The unique event, which was held at the Oshman Family JCC in Palo Alto, California on November 10th, was a rare opportunity to join an inspiring and thought-provoking discussion about key issues of Jewish identity.
“We constructed the day so that it wasn’t just a collection of speakers and panels, but, rather, we took our participants on an educational journey,” explains Rabbi Amitai Fraiman, Director of the Z3 Project. “The overarching theme was ‘1 People, 2 Centers, 3 Opinions,’ and we bookended the day with our modern-day prophets – Rabbi Yitz Greenberg and Professor Ruth Gavison. To create an experience which engages with a variety of learning modalities, we had roundtable conversations, movement workshops, comedy, art exhibitions and more.”
Over 65 influential speakers from across the Jewish world addressed the conference – representing a broad range of religious and political affiliations, as well as a diversity of ages and backgrounds. They discussed the critical issues of our times – focusing on identity, culture and social responsibility – and helped to rethink the relationship between the two great centers of Jewish life, North America and Israel.
The Z3 Project was created to promote a rejuvenated relationship between Diaspora Jewry and Israelis based on peoplehood, shared values and a common destiny through conferences, conventions and coalition building. “We are still one people. We need unity, not uniformity,” said Zack Bodner, CEO of the Oshman Family JCC. “This new Zionism must honor our differences but transcend them to embrace the oneness of the Jewish People. It must insist that Israel and the Diaspora engage as equal partners. And it must prioritize a diversity of voices”.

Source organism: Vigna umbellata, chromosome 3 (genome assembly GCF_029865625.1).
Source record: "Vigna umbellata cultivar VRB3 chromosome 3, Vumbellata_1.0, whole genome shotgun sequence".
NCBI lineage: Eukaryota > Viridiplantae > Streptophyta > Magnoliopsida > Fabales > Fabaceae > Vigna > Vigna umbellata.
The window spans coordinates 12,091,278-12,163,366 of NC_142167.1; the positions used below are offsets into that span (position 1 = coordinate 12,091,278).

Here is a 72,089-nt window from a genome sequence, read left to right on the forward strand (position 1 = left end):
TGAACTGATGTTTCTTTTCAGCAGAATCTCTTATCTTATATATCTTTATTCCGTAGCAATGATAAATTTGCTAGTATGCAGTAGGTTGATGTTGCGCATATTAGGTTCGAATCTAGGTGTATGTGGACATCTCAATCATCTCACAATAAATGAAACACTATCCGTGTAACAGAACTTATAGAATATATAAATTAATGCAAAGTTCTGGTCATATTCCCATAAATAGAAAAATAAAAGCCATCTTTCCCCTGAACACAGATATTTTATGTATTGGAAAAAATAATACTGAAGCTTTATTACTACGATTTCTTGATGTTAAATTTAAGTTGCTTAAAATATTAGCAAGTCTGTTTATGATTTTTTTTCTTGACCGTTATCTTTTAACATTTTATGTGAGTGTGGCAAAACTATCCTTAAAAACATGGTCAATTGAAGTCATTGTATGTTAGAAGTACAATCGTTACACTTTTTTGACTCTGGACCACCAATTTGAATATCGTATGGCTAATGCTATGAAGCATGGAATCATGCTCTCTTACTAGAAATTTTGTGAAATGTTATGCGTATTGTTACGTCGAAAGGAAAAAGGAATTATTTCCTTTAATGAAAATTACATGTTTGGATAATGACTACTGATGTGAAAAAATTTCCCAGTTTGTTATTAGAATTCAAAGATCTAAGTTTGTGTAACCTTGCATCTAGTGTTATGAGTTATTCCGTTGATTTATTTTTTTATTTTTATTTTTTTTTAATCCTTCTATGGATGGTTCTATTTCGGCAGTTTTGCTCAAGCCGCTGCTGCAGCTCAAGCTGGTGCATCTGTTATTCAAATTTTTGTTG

Influential thought leaders
The speakers at this year’s conference included award-winning politicians, journalists, religious leaders, and social activists from around the world. Their talks explored multiple identities and viewpoints and considered ways to find common ground.
Among the highlights:
Tzipi Livni, former Vice Prime Minister and Foreign Minister of Israel, spoke eloquently about her belief that, “We [Diaspora Jews and Israelis] need to be connected by a shared vision. It’s not enough that the fact that we have enemies connects us. We need a new dialogue between us. There are many legitimate voices that need to be heard.”
Rabbi Yitz Greenberg told the audience: “There aren’t two competing communities. Israel is a resource for our future, and it is our responsibility to keep the U.S. on Israel’s side politically.” He also stressed the importance of visiting Israel through trips such as Birthright and one-year post-high school programs. These types of Israel experiences are common among Orthodox Jews and should be encouraged among the non-Orthodox community as well.
Prof. Noam Pianko, author of Zionism and the Roads Not Taken, warned about “the need to bridge the growing gap” between the different values of Diaspora and Israeli Jews. While American Jews care deeply about minority rights and liberal values, and are very concerned about the Palestinian issue, he noted that Israelis are much more troubled by the role of religion than they are about the Palestinians. “The key challenge to peoplehood is that we are not talking about the same issues,” he lamented.
Towards the end of the day, Bret Stephens, the Pulitzer Prize-winning American journalist, editor and columnist for The New York Times, received a standing ovation for his fascinating and inspiring talk, which was filled with poignant anecdotes. “Israel’s job is to protect its people. We need to defend American values as well as Israeli values,” he asserted. Referring to the complicated relationship between American Jews and Israel, Stephens said that, “All marriages begin with love, but if there’s no respect, the marriage will collapse.”
Many other speakers presented different perspectives on this crucial conversation, including 2019 Academy Award® winners Guy Nattiv and Jaime Ray Newman, former Knesset members Rachel Azaria and Yehuda Glick, and African-American Orthodox rabbi and social commentator MaNishtana.
The Z3 Project’s Rabbi Fraiman hopes attendees will become involved in the ongoing conversations relating to Gen Z Israel engagement, feminism and Zionism, and that they will continue to explore issues of belonging and identity as a minority group in America. “We are very happy with the result and already have people registering for next year!” he notes with a smile.
For more information and to register for next year’s conference: https://www.z3project.org/